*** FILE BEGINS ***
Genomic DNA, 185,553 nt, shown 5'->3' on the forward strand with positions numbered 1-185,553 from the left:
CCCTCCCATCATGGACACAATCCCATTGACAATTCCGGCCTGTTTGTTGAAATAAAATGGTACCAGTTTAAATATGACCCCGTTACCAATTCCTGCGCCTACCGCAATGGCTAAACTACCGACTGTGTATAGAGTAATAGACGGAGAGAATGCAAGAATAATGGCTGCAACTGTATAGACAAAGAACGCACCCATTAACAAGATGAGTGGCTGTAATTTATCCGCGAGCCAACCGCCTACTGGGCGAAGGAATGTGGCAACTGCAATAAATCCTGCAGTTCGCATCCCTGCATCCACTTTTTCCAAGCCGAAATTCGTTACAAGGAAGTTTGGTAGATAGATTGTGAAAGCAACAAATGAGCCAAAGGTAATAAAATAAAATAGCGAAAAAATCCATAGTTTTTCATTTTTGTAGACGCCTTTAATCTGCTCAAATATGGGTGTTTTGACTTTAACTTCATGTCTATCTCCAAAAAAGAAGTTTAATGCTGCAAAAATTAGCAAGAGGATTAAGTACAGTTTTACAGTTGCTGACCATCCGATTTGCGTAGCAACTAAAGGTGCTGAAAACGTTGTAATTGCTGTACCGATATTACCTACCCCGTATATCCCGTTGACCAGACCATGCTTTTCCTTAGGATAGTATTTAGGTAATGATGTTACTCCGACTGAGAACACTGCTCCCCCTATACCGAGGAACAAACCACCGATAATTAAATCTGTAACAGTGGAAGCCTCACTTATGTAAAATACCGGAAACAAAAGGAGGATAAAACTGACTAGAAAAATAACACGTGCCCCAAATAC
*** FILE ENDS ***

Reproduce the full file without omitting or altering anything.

Genomic DNA, 185,553 nt, shown 5'->3' on the forward strand with positions numbered 1-185,553 from the left:
CCCTCCCATCATGGACACAATCCCATTGACAATTCCGGCCTGTTTGTTGAAATAAAATGGTACCAGTTTAAATATGACCCCGTTACCAATTCCTGCGCCTACCGCAATGGCTAAACTACCGACTGTGTATAGAGTAATAGACGGAGAGAATGCAAGAATAATGGCTGCAACTGTATAGACAAAGAACGCACCCATTAACAAGATGAGTGGCTGTAATTTATCCGCGAGCCAACCGCCTACTGGGCGAAGGAATGTGGCAACTGCAATAAATCCTGCAGTTCGCATCCCTGCATCCACTTTTTCCAAGCCGAAATTCGTTACAAGGAAGTTTGGTAGATAGATTGTGAAAGCAACAAATGAGCCAAAGGTAATAAAATAAAATAGCGAAAAAATCCATAGTTTTTCATTTTTGTAGACGCCTTTAATCTGCTCAAATATGGGTGTTTTGACTTTAACTTCATGTCTATCTCCAAAAAAGAAGTTTAATGCTGCAAAAATTAGCAAGAGGATTAAGTACAGTTTTACAGTTGCTGACCATCCGATTTGCGTAGCAACTAAAGGTGCTGAAAACGTTGTAATTGCTGTACCGATATTACCTACCCCGTATATCCCGTTGACCAGACCATGCTTTTCCTTAGGATAGTATTTAGGTAATGATGTTACTCCGACTGAGAACACTGCTCCCCCTATACCGAGGAACAAACCACCGATAATTAAATCTGTAACAGTGGAAGCCTCACTTATGTAAAATACCGGAAACAAAAGGAGGATAAAACTGACTAGAAAAATAACACGTGCCCCAAATAC